Canada: Expand Your Structuring Options: Consider A Limited Partnership

While partnerships have existed for as long as people have been in business, their use in Canada has been relegated largely to certain industries and tax situations. The rules governing partnerships legally and under the Income Tax Act (the Act) generally are not as well defined or understood as those for corporations. However, given the increasing complexity of the corporate tax regime – especially for private corporations – partnerships can be flexible, practical alternatives to structuring many businesses. This is particularly true of limited partnerships.

In a corporate structure, the corporation is viewed as a separate person under the Act. The corporation calculates taxable income, pays corporate tax and distributes profits as dividends to shareholders. A corporation also provides liability protection to its shareholders, though significant shareholders may be called on to offer guarantees of certain corporate liabilities such as bank debt.

A partnership is, in many ways, the mirror opposite of a corporation. A partnership does not calculate taxable income and does not pay income tax. It distributes earnings (or losses) directly to the partners, who include such income or losses in the calculation of their own taxable income (and pay income tax accordingly). Unlike shareholders of a corporation, partners in a general partnership are not offered a shield from liabilities of the partnership. The partners are responsible for the debts and obligations of the partnership as if they were their own. However, a special type of partnership – a limited partnership – may be used to limit the liability of the limited partners while maintaining the flow-through characteristics that make partnerships attractive vehicles for structuring investments.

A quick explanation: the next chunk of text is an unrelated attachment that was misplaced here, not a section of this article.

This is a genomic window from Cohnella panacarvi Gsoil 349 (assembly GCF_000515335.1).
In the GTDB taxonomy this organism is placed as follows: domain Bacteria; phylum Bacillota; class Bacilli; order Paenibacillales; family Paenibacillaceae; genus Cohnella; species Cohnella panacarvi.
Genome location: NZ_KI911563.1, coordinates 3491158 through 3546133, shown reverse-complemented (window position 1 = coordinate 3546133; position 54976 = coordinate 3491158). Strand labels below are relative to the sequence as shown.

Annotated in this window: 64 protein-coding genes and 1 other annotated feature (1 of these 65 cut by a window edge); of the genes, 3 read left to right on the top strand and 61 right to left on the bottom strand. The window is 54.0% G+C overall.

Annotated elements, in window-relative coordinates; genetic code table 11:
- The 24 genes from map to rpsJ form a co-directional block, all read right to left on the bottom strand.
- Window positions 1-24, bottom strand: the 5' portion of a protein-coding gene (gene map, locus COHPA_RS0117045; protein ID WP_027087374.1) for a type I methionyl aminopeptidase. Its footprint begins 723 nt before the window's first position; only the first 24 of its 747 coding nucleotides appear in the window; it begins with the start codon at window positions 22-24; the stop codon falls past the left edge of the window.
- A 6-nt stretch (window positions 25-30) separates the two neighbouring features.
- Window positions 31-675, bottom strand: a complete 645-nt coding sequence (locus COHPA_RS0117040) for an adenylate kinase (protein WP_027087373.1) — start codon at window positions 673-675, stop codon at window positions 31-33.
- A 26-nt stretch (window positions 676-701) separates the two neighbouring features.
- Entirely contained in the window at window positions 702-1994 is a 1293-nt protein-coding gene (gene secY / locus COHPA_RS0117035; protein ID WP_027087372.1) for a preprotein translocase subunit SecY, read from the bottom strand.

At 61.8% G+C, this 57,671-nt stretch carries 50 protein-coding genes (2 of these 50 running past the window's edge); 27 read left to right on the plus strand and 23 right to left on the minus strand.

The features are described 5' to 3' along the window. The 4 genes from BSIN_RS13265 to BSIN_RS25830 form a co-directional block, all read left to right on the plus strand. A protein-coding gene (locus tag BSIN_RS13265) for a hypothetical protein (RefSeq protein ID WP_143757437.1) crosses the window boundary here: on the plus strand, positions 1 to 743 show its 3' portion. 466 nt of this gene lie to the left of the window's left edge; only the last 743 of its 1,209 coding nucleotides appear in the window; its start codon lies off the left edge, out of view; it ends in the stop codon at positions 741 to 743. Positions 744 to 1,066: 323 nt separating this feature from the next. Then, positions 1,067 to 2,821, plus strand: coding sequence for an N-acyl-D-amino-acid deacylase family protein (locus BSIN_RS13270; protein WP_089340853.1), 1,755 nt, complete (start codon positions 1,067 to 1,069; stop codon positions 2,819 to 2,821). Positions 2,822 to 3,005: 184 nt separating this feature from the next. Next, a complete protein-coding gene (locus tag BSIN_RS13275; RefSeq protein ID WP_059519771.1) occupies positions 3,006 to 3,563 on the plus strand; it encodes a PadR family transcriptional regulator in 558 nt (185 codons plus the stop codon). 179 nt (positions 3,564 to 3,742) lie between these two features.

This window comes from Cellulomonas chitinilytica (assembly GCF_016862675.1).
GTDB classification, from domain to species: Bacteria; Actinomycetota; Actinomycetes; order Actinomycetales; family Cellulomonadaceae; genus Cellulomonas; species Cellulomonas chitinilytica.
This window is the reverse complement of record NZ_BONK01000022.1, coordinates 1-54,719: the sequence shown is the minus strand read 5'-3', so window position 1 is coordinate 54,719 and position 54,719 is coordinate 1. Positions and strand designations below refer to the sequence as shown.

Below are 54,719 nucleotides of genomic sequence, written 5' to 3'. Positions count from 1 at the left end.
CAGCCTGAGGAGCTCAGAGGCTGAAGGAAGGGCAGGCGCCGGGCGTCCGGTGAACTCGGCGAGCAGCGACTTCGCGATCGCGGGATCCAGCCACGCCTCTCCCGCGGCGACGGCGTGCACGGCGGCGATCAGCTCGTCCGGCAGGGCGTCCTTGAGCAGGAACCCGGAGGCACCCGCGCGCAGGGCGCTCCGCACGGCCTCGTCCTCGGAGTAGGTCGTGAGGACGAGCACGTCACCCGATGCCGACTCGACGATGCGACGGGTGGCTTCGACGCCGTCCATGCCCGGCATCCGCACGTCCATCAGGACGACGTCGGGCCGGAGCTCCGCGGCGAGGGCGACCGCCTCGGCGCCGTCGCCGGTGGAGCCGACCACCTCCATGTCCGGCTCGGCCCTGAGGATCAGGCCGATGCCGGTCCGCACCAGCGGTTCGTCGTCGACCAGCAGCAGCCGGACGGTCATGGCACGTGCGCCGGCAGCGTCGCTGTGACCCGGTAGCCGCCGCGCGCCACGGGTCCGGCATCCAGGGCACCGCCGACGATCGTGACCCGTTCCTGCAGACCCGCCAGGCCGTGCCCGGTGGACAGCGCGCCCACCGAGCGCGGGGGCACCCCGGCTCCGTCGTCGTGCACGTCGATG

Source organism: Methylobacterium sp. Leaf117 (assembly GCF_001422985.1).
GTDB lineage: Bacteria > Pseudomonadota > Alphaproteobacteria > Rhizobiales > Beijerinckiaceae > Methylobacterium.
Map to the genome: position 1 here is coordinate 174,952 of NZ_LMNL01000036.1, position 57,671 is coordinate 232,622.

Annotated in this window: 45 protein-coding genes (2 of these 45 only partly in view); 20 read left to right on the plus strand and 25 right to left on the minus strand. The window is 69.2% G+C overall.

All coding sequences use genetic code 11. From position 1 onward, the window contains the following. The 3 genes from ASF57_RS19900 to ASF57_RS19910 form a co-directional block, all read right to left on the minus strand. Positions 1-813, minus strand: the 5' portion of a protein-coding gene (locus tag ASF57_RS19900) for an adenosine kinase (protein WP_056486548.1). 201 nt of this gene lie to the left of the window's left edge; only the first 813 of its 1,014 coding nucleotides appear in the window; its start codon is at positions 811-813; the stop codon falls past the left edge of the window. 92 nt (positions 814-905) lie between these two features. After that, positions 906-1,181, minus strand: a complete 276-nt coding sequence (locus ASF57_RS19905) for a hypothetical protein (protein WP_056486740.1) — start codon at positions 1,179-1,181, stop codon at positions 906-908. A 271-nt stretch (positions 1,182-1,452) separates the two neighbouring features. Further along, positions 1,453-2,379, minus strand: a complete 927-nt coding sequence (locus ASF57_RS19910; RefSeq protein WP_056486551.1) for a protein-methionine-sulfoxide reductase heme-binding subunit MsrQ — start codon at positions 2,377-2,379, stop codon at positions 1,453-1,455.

A limited partnership has two types of partners: limited partners and general partners. All limited partnerships must have at least one general partner. The general partner is responsible for decision-making functions and has unlimited liability for partnership obligations. Limited partners do not take an active role in management and have their liability for partnership obligations limited to the amount of any equity contributed to the partnership. Limited partners who take an active role in managing a partnership may jeopardize their status as limited partners. It is common for the general partner of a partnership to operate through a corporation incorporated solely for the purpose of managing the affairs of the partnership, while the remaining partners make their contributions as limited partners.